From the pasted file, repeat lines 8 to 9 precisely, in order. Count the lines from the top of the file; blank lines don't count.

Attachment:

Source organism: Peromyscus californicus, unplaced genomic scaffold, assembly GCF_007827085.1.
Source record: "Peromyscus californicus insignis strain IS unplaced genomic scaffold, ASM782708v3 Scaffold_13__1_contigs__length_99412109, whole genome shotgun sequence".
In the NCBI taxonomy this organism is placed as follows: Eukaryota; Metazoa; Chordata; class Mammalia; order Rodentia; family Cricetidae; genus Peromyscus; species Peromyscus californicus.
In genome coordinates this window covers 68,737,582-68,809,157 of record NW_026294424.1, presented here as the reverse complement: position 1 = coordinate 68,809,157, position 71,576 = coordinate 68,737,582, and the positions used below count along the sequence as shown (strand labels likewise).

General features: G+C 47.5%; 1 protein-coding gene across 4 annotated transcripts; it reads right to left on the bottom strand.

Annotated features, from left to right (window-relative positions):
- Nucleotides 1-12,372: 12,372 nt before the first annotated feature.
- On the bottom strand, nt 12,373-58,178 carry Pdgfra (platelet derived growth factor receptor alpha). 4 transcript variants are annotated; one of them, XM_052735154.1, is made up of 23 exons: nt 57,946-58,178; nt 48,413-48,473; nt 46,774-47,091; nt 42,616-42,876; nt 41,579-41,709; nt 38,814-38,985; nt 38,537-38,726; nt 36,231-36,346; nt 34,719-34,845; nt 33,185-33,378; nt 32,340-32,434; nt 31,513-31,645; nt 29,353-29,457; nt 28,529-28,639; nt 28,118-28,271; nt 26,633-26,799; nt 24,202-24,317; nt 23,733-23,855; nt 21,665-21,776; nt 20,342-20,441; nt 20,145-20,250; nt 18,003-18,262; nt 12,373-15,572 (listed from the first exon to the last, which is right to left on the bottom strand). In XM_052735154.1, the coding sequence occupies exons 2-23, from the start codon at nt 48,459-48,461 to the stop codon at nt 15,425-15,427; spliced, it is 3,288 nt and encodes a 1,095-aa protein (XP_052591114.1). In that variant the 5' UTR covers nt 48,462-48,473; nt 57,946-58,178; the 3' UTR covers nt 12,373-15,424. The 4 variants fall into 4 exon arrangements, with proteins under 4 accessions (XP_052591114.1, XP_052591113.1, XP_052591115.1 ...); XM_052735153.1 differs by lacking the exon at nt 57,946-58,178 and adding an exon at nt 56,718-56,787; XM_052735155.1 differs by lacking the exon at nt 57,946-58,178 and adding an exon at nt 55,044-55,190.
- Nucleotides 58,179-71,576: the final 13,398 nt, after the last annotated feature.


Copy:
- On the bottom strand, nt 12,373-58,178 carry Pdgfra (platelet derived growth factor receptor alpha). 4 transcript variants are annotated; one of them, XM_052735154.1, is made up of 23 exons: nt 57,946-58,178; nt 48,413-48,473; nt 46,774-47,091; nt 42,616-42,876; nt 41,579-41,709; nt 38,814-38,985; nt 38,537-38,726; nt 36,231-36,346; nt 34,719-34,845; nt 33,185-33,378; nt 32,340-32,434; nt 31,513-31,645; nt 29,353-29,457; nt 28,529-28,639; nt 28,118-28,271; nt 26,633-26,799; nt 24,202-24,317; nt 23,733-23,855; nt 21,665-21,776; nt 20,342-20,441; nt 20,145-20,250; nt 18,003-18,262; nt 12,373-15,572 (listed from the first exon to the last, which is right to left on the bottom strand). In XM_052735154.1, the coding sequence occupies exons 2-23, from the start codon at nt 48,459-48,461 to the stop codon at nt 15,425-15,427; spliced, it is 3,288 nt and encodes a 1,095-aa protein (XP_052591114.1). In that variant the 5' UTR covers nt 48,462-48,473; nt 57,946-58,178; the 3' UTR covers nt 12,373-15,424. The 4 variants fall into 4 exon arrangements, with proteins under 4 accessions (XP_052591114.1, XP_052591113.1, XP_052591115.1 ...); XM_052735153.1 differs by lacking the exon at nt 57,946-58,178 and adding an exon at nt 56,718-56,787; XM_052735155.1 differs by lacking the exon at nt 57,946-58,178 and adding an exon at nt 55,044-55,190.
- Nucleotides 58,179-71,576: the final 13,398 nt, after the last annotated feature.